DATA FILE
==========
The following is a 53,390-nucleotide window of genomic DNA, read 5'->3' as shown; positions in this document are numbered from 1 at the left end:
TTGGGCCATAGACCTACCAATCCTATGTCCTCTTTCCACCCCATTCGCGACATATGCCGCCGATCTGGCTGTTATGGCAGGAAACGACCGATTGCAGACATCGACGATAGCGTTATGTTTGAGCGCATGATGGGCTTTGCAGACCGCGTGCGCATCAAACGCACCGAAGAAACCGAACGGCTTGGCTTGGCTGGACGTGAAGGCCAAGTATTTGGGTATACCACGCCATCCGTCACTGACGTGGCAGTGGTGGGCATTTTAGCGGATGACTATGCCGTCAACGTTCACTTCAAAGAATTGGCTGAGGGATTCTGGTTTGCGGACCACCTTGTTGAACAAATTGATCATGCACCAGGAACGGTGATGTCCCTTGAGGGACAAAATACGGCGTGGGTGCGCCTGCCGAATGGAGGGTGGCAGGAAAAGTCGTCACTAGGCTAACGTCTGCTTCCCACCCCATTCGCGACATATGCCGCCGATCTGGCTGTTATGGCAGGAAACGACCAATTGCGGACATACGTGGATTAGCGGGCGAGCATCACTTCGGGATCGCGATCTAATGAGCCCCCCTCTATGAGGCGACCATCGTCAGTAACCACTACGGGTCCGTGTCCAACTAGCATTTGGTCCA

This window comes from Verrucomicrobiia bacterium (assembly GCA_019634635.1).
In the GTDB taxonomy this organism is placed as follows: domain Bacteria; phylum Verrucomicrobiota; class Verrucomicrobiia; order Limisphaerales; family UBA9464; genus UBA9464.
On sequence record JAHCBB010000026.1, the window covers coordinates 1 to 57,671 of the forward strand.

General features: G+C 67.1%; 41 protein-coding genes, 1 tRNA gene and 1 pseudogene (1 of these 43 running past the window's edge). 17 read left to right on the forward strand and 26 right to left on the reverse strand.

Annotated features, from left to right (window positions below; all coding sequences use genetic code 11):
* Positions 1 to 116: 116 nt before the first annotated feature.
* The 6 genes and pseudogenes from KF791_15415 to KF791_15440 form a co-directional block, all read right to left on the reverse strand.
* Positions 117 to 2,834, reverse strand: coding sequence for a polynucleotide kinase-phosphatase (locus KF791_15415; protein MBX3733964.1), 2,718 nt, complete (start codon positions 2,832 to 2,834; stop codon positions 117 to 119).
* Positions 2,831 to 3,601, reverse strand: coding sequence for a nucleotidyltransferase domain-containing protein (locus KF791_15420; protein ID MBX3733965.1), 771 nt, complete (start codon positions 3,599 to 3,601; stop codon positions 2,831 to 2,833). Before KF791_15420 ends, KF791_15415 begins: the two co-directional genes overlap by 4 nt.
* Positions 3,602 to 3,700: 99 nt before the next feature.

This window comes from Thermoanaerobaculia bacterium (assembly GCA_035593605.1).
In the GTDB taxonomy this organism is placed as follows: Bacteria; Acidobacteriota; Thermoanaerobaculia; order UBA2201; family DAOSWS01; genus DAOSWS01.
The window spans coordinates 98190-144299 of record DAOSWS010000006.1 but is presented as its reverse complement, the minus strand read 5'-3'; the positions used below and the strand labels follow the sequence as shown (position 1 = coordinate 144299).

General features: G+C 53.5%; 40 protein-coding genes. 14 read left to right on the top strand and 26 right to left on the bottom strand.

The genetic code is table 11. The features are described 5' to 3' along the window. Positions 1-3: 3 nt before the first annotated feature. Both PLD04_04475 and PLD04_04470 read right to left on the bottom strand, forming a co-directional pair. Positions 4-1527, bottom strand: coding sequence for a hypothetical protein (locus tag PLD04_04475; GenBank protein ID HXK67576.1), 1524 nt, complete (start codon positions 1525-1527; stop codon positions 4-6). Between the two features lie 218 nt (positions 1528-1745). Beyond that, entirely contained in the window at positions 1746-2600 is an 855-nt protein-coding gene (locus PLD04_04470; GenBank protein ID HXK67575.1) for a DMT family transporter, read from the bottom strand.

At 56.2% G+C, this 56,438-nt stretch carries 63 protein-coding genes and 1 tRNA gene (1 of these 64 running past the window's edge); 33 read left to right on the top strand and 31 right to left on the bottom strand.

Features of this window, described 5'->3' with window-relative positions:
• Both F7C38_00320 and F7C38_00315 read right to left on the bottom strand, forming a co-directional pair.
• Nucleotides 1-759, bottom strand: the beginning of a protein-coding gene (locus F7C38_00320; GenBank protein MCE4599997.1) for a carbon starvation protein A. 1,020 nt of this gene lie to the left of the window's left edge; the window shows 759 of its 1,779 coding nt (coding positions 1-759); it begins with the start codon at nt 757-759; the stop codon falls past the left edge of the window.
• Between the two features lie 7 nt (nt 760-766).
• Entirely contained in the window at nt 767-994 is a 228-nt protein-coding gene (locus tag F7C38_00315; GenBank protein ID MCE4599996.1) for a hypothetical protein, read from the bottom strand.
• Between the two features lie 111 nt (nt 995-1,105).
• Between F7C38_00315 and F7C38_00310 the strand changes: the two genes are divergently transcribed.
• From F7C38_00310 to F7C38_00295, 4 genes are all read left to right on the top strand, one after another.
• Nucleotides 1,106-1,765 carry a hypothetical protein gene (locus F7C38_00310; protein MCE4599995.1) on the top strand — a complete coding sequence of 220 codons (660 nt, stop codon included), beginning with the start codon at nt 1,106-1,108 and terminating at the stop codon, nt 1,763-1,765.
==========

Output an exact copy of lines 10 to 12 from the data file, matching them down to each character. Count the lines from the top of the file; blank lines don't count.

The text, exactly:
* Positions 117 to 2,834, reverse strand: coding sequence for a polynucleotide kinase-phosphatase (locus KF791_15415; protein MBX3733964.1), 2,718 nt, complete (start codon positions 2,832 to 2,834; stop codon positions 117 to 119).
* Positions 2,831 to 3,601, reverse strand: coding sequence for a nucleotidyltransferase domain-containing protein (locus KF791_15420; protein ID MBX3733965.1), 771 nt, complete (start codon positions 3,599 to 3,601; stop codon positions 2,831 to 2,833). Before KF791_15420 ends, KF791_15415 begins: the two co-directional genes overlap by 4 nt.
* Positions 3,602 to 3,700: 99 nt before the next feature.